As ballot restrictions multiply, the state is bringing a lawsuit against the right to vote
In the past few years, the right to vote--basic to any real democratic self-government--has become controversial again. Since the Republican sweep of state legislatures in 2010, seven states have enacted fashionable new "voter ID" laws. No one even pretends these laws won't make it harder for older, poorer, less white (and, coincidentally, more Democratic) voters to cast a ballot. (The Supreme Court regrettably gave the go-ahead to these laws in the 2007 case of Crawford v. Marion County Board of Elections.)
It is almost surreal that in this moment that Arizona, which is becoming to Latinos what Mississippi once was to African Americans, is now seeking a judicial decree that voting rights are no longer a matter for Congressional concern.
Arizona's new Republican Attorney General, Tom Horne, filed a suit last month asking a federal court to declare that § 5 of the Voting Rights Act of 1965 is unconstitutional. Arizona--in some ways the Mississippi of the 21st Century--is a weird plaintiff, and its claims are even weirder; but weirder claims have succeeded in the past. The Supreme Court signaled in 2009 that it was a bit weary of all this right-to-vote business. If "state's-rights" advocates succeed in weakening the Act, and gutting Congress's enforcement power under the Fifteenth Amendment, it will be a matter of serious concern.
Few pieces of legislation in American history have been so successful as the Voting Rights Act, passed in 1965 at the height of the Civil Rights Movement. It revolutionized Southern politics, opening the voting rolls to all, enabling the election of minority candidates and further creating an incentive for coalition politics that the old white South could never have produced.
The Act uses two major tools. Section Two forbids any state from imposing a "voting qualification or prerequisite to voting, or standard, practice, or procedure" that will in effect "deny or abridge the right of any citizen of the United States to vote on account of race or color." Obviously, Section Two outlaws white primaries and discriminatory literacy tests of the old-South kind; but it covers much more than the right to cast a ballot--it forbids states from changing election procedures, registration schedules, districts, or anything else if the effect will to block or dilute the voting power of minorities. Section Two can be enforced by a lawsuit by the federal government or by private parties.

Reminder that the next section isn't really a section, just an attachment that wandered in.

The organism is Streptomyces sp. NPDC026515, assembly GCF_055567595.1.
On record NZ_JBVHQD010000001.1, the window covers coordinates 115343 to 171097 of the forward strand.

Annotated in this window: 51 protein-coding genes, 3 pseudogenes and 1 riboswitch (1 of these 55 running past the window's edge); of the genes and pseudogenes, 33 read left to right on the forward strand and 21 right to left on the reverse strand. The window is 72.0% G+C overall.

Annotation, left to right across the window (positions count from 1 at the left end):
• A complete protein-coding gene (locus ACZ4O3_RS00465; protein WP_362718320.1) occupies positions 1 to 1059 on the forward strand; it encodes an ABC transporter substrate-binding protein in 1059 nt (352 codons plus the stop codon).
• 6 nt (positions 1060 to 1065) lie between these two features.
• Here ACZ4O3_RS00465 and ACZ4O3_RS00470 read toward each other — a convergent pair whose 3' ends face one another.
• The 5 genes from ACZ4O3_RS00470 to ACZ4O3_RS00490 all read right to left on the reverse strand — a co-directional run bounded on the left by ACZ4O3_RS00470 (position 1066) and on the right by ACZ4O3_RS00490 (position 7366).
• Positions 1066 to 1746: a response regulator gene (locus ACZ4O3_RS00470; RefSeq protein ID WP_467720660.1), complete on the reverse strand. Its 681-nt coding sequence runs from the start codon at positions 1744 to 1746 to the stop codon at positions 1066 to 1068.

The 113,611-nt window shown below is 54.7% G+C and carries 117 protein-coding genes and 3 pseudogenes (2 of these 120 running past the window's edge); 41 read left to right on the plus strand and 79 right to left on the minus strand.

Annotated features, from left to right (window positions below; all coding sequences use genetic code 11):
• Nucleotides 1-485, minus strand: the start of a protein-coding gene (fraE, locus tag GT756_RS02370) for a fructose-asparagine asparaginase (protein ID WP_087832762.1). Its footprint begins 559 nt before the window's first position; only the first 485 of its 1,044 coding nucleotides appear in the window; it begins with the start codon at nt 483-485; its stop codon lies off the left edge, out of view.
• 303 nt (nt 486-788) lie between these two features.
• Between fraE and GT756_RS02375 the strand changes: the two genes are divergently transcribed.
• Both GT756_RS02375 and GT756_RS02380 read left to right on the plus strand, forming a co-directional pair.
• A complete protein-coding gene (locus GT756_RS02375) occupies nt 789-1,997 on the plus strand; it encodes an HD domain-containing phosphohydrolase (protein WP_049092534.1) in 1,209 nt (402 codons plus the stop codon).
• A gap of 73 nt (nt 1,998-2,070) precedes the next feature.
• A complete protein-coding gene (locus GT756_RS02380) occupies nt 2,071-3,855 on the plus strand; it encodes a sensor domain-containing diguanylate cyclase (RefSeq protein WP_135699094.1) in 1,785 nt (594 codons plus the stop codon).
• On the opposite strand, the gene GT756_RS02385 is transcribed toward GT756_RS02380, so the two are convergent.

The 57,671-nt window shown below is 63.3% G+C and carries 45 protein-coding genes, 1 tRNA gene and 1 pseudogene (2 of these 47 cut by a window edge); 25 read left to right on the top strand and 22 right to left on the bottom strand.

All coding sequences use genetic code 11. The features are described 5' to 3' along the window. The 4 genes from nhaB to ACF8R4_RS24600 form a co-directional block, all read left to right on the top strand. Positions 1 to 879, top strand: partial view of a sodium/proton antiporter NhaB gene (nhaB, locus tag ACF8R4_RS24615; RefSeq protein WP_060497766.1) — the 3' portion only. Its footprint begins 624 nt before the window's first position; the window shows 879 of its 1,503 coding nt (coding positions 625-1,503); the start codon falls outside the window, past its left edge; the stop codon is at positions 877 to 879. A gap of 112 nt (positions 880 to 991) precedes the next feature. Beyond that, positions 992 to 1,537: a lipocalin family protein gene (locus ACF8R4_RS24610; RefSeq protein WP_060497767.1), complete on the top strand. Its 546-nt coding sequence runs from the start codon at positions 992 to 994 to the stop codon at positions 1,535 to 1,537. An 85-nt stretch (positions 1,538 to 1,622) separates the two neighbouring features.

Section Two isn't at issue in the Arizona case; what the state is challenging is Section Five, the "pre-clearance" section. Preclearance is designed to pick out those states and counties where discrimination has been most rampant and make lawsuits unnecessary. The original Act specified special procedures for states that, in 1964, had racially disparate procedures in effect, if those racist procedures had been successful in keeping voter registration or participation at less than 50 percent of the eligible voters in the 1964 elections. Those states were required to obtain "preclearance" from the U.S. Department of Justice--a procedure that was to take 60 days--of any changes in election laws. States that didn't want to seek preclearance could go to court seeking a judgment that those changes don't violate the act.
The VRA as passed was a temporary measure, set to expire in 1970. But as I said above, the Act was a thumping success. Congress has re-examined the question and re-authorized the Act repeatedly--in 1970, 1975, 1982, 1992, and 2006--tweaking the test for which jurisdictions require preclearance. The most recent reauthorization, in 2006, passed a Republican-majority House by 390-33 and a Republican-led Senate by 98-0. The considered, bipartisan judgment of our nation's political leadership is that blocking racial bars to voting is good policy.
Under the amended VRA, Arizona is a "covered jurisdiction," required to obtain pre-clearance, because until 1975 it provided election materials only in English, despite a substantial Latino population. The state has a long history of hostility to voting by Latinos and by Native Americans, and for much of the 20th Century it used discriminatory literacy tests--and informal harassment at the polls--to keep the their vote down. (One participant in such "voter challenges" was none other than the young William H. Rehnquist.)
AG Horne, however, says that's all in the past. "We are being severely penalized for something that happened in 1972 that was corrected in 1975. It's not only unconstitutional, I think you could describe it as crazy." Remarkably, he adds, "And nobody's out there trying to stop people with Hispanic surnames from voting."
For anyone who has visited Arizona recently (as I have) or, for that matter, reads newspapers, the idea that voting rights in Arizona are uncontroversial is a bit peculiar. As for Horne's claim that "nobody" is trying to stop Latinos from voting, Arizona Rep. Steve Farley (D-Tucson) offers a slight amendment: "Except the people with black shirts and video cameras that have been intimidating people at predominately Latino polling places."